Andy Cohen, owner of Beverly Hills Classic Cars defrauded Axl out of more than $150,000. Mr. Cohen sold one of Axl's cars and pocketed the money as well as keeping a $20,000 deposit on two cars he committed to order on Axl's behalf but failed to do so. We are suing to recover the money that Mr. Cohen converted for his own personal use and are asking for punitive damages to be awarded because of the intentional breach of contract and theft committed by the defendants. Over a period of 4 years Axl bought a number of cars from Mr. Cohen and had built what he thought was a trusting relationship with him. It is unfortunate that Mr. Cohen abused that trust and not only failed to deliver on his promises but also took over $150,000 of Axl's money. Axl has reluctantly sued because Mr. Cohen continually represented to Axl over the better part of a year that he would repay the money and broke each promise for repayment leaving Axl no choice but to file this complaint to get his money returned.


Also in 2006, on September 11, Axl was sued by a Los Angeles art dealer, Acquire d'Arte gallery, who said they had negotiated with a New York art gallery and was able to lower the price of an artwork from $2.65 million to $2.36 million for Axl [New York Daily News, September 20, 2006; Associated Press, September 21, 2006]. The artwork was an Andy Warhol portrait of John Lennon [New York Daily News, September 20, 2006; Associated Press, September 21, 2006]. According to the suit, after agreeing to buy the portrait, Axl paid only $1.21 million [Associated Press, September 21, 2006]. Acquire d'Arte was seeking $1.15 million in damages [Associated Press, September 21, 2006]. Also according to the suit, Axl's "manager and attorney" told the broker that Axl would not pay the remaining balance because he didn't have enough money and "the painting was not worth the price he had agreed to pay" [Associated Press, September 21, 2006].

According to Axl's lawyer, Howard Weitzman, some of the deal's terms and conditions may have been misrepresented to Axl and followed up with:

Axl owes nothing. [He] may be the victim of a fraud or misrepresentation.


On August 21, 2007, security guard Gary Armijo sued Axl for allegedly having kicked him in the head at the December 20, 2006, show at the Gibson Amphitheatre, Universal City, USA [TMZ, September 13, 2007]. According to the suit, Axl had unprovoked kicked Armijo in the head causing "severe physical injuries" [Lawsuit, August 21, 2007].

Howard Weitzman, Axl's lawyer, commented on the suit:

The allegations in this lawsuit are frivolous. There is video of this incident which contradicts the allegations against Axl. Axl vehemently denies he did anything wrong which will be proven via witnesses and the video. Unfortunately anyone can file a lawsuit whether it has merit or not. In my opinion this is a pathetic attempt to get money from Axl.

This lawsuit was dismissed in April 2009.


In October 2010, Axl again found himself in car trouble when Bentley Financial Services sued him for allegedly returning a damaged 2006 Bentley Flying Spur lease car and didn't pay his bills [TMZ, October 21, 2010]. Axl was sued for $73,976.42 in payments [TMZ, October 21, 2010]. The case was settled in September 2011 with Axl having to pay $53,000 to cover the damage to the car [TMZ, September 26, 2011; Blabbermouth, September 26, 2011].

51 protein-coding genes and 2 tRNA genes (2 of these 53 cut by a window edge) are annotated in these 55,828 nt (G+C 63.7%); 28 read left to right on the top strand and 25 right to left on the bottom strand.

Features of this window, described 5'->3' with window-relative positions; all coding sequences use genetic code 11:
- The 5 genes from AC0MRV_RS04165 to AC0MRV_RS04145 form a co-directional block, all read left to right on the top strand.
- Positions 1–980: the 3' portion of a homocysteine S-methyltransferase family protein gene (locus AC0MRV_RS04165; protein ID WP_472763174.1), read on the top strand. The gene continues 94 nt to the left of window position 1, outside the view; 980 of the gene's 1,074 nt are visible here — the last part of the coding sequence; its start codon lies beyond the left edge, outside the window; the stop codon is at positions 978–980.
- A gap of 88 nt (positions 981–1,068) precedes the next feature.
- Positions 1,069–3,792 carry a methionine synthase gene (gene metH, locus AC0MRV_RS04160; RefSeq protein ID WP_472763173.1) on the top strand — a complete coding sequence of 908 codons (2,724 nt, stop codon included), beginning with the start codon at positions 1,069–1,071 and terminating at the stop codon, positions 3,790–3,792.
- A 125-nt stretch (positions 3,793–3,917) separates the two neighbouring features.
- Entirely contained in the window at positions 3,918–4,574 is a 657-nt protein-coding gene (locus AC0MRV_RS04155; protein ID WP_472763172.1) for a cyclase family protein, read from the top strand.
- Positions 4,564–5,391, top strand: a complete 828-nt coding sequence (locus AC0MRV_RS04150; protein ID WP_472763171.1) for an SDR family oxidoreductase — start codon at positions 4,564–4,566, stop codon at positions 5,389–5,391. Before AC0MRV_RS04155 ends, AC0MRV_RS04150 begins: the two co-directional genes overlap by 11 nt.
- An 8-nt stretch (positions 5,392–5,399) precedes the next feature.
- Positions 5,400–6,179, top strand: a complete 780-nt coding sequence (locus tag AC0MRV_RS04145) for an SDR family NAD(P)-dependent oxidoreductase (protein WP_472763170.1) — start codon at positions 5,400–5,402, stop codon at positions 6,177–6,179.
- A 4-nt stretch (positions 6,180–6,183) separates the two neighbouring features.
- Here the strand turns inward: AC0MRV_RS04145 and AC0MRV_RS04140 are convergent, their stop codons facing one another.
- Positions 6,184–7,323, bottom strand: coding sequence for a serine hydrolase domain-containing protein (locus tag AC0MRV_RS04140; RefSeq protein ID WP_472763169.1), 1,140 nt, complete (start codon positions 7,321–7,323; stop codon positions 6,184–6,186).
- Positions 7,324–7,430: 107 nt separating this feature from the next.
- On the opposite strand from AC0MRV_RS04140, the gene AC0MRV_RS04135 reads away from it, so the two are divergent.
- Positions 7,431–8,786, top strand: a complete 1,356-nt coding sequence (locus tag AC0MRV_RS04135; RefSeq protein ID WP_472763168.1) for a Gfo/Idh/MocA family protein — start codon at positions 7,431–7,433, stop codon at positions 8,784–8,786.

In January 2012, Axl served jury duty:

It was relatively painless. I was fortunate that everyone in the courthouse and jurors were all really great, plus I got to see daylight from a different prospect.

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Post by Soulmonster Sun May 16, 2021 1:52 pm

JULY 2004

In September 2004, guitarist Bumblefoot posted the following on his webpage:

Since, the rumors are already flyin', I might as well say. [...] I was asked to join GUNS N' ROSES two months ago. It's not definitely happenin', we're just feelin' it out. When decisions have been made, I'll let y'all know.

In a later interview he would specify that the contact happened in July:

It was July 2004. I was teaching Music Production at a College in New York, and producing and co-writing for a bunch of artists. I got an email from Joe Satriani. He said he had recommended me to Guns N' Roses. Soon after I was chatting with the management and band members, getting to know each other a bit ... making some plans ...

Bumblefoot would say that he was contacted by both Satriani and Chris Pitman at the same time, and that they were unrelated:

At the same time [as Joe Satriani got in contact], totally unrelated, Chris Pitman got in touch, heard from both within hours of each other. Glad I checked my emails that day...

Joe Satriani recommended me to them, then Chris Pitman (GnR keyboardist) got in touch, and here we are Smile.

Actually, I got an e-mail from Joe Satriani saying “Listen, I just recommended you to Guns. They’re looking for a guitar player – so if they get in touch, just so you know, it’s not somebody playing a joke on you or anything.” I was like, “alright, cool.” And Chris Pitman e-mailed me this funny e-mail, I gave him a call, we talked for a while, and he was a great guy. Started talking to management, and everything looked like it was on track. [...] It had to be around summer, late summer of 2004, that we started talking.